In case it hasn't been terribly obvious. He's a cat.
He comes over like he's giving a teddy bear to a weeping child, except I'm a grown woman and he is the teddy bear, except better, because he's warm, his fur is a thousand times nicer than a toy, and he purrs. And while he's there with his adorable, mostly expressionless face, I'll forget the thing that is hurting me.
The lack of facial expression is key. He doesn't look like he needs attention. He's sitting there, but he's not needy. He doesn't look pathetic, but proud, because he's there to comfort you, not the other way around. He also doesn't look like he feels sorry for you. He doesn't. Holding him just sets your nervous system to rights. He doesn't know what's bothering you, but he is your little furry therapist who has been comforting you whether defeated or ill. He's been vanquishing your pests and licking his chops. Mine likes to maim insects that make it inside my house. A truly noble animal.
When I adopted him from the SPCA, I had to wait in line for hours. I was at the front of the line and this blonde woman showed up with her two blonde daughters. They wanted the kitten I was there to get. You see, three new medium-hair kittens had just come up for adoption that morning and I was going to get the pretty girl kitten who had these incredible white marks around her eyes, and one of her brothers. These females had jumped the line, and there were around 15 other people who had been queueing up behind me. But, it wasn't my first time adopting a cat. I walked in and scooped up the adoption papers for all three cats before she even knew what was happening.
So, I sat down and looked at their pictures and thought about what I was going to do. There was a black one with a white diamond on his collarbone (cats don't have collarbones, but you get the idea), a stripy girl and a stripy boy. The boy wasn't as cute, but I was going to get two of them and as I sat there, I decided that it would be better for the kittens if I took both the boys. So, I got up and gave the blonde woman and her two daughters the adoption papers for the adorable girl kitten with the beautiful eye markings.
When I was paying the bill for the two kittens, the woman at the till said to me, “That's a really special cat you have there.”
I was like, “The striped one?” Since I had come so close to leaving him for someone else.
“No, the black one.”
And I wondered what that meant. It was on the tip of my tongue to ask her, “Does that mean he's going to die soon?” But I didn't, because I didn't think the SPCA would have adopted out a cat that was likely to drop dead.
Except that was what happened. That black cat was the cuddliest sweetie pie who ever was. I loved him in a way I had never loved anything, and when I left my house with him in my arms for the last time, I thought I had never felt the pain of loss that sharply ever before.
And I didn't know how me and my remaining stripy feline would get along together. But he is the predator of sadness and came over as if to say, “I'm patient, and I waited for this day, not knowing or caring if it would ever come. Now that it has come, I will be your cat and you will love only me.”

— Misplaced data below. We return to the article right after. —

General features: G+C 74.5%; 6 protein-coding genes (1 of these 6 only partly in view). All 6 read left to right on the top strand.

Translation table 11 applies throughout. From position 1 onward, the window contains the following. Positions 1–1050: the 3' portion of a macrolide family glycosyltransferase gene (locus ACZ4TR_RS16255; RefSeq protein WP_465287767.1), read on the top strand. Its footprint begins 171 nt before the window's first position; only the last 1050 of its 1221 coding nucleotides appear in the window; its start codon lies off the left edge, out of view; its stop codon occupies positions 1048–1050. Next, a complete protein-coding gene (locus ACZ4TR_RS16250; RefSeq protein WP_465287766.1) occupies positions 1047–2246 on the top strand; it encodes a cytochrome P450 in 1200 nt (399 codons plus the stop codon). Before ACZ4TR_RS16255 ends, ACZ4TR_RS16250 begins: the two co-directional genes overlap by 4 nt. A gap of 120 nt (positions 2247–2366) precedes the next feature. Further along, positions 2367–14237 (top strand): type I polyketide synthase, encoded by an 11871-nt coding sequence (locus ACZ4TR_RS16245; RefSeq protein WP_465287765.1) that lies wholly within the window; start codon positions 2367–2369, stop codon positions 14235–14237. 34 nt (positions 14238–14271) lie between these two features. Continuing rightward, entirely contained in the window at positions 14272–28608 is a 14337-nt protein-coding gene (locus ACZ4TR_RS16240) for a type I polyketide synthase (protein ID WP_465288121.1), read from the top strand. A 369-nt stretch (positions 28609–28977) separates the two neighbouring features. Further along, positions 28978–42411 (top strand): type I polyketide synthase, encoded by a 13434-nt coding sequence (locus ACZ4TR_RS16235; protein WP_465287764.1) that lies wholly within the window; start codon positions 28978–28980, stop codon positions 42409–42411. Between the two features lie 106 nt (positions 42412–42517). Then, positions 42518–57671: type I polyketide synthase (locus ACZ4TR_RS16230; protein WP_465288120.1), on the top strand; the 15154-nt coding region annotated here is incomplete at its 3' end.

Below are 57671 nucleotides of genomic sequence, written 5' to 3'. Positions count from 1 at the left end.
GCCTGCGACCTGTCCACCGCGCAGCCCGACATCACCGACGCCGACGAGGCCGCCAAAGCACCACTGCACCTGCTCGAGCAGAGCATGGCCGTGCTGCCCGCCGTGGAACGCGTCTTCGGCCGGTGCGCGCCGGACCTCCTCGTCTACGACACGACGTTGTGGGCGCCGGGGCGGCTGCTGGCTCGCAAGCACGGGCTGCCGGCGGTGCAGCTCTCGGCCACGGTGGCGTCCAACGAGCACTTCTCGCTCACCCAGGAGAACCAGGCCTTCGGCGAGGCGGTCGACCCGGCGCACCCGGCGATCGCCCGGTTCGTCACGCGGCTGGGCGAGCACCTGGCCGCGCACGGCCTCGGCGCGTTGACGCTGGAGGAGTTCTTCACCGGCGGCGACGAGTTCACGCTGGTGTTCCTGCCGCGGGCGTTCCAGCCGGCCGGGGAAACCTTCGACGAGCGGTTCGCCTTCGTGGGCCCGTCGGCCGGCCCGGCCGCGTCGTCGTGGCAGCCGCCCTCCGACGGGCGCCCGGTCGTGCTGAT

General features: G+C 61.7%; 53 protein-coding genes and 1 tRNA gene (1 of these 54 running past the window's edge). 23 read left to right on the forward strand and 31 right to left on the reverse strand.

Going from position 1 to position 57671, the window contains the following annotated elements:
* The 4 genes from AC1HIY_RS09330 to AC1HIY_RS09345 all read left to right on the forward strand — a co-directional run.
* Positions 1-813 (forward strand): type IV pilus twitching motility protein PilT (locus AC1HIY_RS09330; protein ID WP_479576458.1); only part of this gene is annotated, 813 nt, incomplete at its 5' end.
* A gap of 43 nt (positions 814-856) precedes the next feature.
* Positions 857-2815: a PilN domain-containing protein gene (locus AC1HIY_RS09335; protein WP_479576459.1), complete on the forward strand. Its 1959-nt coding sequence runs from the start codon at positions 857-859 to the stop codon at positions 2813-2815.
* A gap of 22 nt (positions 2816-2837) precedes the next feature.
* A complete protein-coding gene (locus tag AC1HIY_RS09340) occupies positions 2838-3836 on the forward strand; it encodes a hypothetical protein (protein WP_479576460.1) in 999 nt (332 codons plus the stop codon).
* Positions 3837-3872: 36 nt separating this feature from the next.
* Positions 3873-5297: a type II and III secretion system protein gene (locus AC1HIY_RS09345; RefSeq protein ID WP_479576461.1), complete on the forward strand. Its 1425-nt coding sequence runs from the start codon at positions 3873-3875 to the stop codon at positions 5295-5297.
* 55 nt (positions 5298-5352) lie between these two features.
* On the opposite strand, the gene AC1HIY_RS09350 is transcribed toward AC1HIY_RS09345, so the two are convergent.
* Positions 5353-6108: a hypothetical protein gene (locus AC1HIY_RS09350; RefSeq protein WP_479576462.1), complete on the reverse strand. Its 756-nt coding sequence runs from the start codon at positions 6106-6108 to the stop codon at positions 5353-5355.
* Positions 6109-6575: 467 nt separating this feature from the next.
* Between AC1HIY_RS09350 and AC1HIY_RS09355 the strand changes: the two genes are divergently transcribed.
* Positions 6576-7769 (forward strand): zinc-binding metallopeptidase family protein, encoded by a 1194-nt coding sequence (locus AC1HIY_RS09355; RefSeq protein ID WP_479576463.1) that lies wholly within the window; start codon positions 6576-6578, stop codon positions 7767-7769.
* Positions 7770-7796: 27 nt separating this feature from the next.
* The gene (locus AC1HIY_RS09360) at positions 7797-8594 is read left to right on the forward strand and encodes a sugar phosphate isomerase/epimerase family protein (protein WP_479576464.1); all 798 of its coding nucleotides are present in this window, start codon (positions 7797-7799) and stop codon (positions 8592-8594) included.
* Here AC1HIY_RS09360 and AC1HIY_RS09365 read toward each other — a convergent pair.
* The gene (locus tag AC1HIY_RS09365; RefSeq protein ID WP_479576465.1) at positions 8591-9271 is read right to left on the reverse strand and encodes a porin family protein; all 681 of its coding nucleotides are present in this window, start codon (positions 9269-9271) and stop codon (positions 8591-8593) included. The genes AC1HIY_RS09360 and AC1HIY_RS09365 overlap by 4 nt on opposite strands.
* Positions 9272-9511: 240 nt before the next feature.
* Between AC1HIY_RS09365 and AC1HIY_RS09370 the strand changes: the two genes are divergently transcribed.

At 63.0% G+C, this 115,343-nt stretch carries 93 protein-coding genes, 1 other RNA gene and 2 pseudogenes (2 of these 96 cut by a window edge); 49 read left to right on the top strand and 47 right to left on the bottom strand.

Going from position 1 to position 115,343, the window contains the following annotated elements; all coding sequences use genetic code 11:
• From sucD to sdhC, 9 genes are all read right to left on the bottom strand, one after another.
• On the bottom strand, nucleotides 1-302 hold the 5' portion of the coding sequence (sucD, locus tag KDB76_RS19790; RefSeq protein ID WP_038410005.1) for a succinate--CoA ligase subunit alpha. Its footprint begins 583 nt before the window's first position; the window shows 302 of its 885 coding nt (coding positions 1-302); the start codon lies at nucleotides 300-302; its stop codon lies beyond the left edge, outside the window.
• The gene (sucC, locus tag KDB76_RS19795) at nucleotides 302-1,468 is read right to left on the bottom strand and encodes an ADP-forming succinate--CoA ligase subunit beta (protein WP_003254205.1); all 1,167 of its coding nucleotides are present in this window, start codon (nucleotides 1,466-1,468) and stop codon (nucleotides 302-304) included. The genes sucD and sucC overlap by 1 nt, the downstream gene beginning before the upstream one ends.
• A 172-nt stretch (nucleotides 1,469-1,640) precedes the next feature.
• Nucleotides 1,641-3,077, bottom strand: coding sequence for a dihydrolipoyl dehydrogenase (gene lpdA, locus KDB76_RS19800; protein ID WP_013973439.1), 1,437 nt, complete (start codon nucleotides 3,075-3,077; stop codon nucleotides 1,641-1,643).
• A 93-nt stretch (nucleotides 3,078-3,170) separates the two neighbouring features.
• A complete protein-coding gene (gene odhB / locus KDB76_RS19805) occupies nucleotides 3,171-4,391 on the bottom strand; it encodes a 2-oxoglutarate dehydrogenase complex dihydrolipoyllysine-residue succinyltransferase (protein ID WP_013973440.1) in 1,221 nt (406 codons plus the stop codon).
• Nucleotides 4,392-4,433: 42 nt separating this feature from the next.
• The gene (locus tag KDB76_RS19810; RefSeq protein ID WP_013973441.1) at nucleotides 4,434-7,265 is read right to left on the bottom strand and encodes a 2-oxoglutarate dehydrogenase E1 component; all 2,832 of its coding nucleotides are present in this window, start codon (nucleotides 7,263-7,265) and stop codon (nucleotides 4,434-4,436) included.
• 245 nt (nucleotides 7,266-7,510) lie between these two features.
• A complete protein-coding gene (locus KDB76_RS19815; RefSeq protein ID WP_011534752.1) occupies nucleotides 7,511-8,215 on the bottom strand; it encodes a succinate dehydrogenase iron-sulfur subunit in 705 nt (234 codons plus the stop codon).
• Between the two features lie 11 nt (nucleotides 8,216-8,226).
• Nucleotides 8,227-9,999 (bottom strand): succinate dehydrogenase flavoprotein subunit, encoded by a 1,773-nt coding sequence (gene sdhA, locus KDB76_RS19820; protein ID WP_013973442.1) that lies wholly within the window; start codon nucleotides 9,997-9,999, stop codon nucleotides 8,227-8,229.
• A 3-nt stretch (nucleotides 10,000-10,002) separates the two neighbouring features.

Okay, that seems super creepy when I read it back, but he has claws, fangs, slitted irises and a particular fondness for ripping the wings off things. But for me, he's a warm fluff ball with a heart of purr.
Wednesday, October 24, 2018
Last spring I was waiting in the dentist office when a woman who was also waiting suddenly said to me, “You're Stephanie Van Orman, aren't you?” I smiled and said I was. She said she recognized me from church and asked me about the thing I was crocheting (I'm almost done the thing now and I'll write another post about it). She then asked me if I liked crocheting and for some reason I answered her question oddly. I said, “I like fibre.” She then told me she had a hobby farm with 17 llamas and alpacas, with no where for the fleeces to go. At that exact moment, her name was called and she disappeared into the back.
I was stunned. Try to envision me: eyes wide, pink cheeked, mouth slightly open—stunned. I had just met someone who didn't know what to do with a fleece. I have NEVER met someone who didn't know what to do with a fleece. Everyone I know wants one, sacrifices ridiculous time/money/effort to acquire wool from natural fibres. The only fleece I have ever seen for sale was up for $150. I had always thought my dream of spinning yarn on a real spinning wheel something I would never experience. Because, if you've ever priced out that hobby, you'll go back to Walmart and buy something from the end of the aisle.
As I sat there in the dentist office, I decided I could not let this chance pass me by. I wanted to make yarn and if she was just going to get rid of them, then she could give them to me. So, I grabbed her and told her of my plan for her property. She said okay.
After the shearing, I went and took pictures of the llamas and alpacas. I ended up taking every fleece they had, because I thought I could at least get these things distributed to the spinning and weaving guild.
But let's talk about what you do with an alpaca fleece.
Cleaning an alpaca fleece will take days. And I'm not talking about cleaning the whole thing. I'm talking about cleaning one mesh garment bag full of fleece. One. Only one. Just one. And then you'll need to pick through the fibre and remove all the grass, dirt, poop, and any piece of fibre that isn't of a certain length. You need the long ones.
It's like being handed thousands—literally thousands—of detached My Little Pony tails and being told you have to comb the grass out of all of them.
I am not joking.
The only happy part is that alpaca fleece feels nothing like Barbie hair (it looks like it though). It smells nice and feels even better. The whole process is utterly gruelling, but one of the ladies at the guild showed me what it would look like as yarn when she span a bit of it. It looked like the best yarn I've ever seen.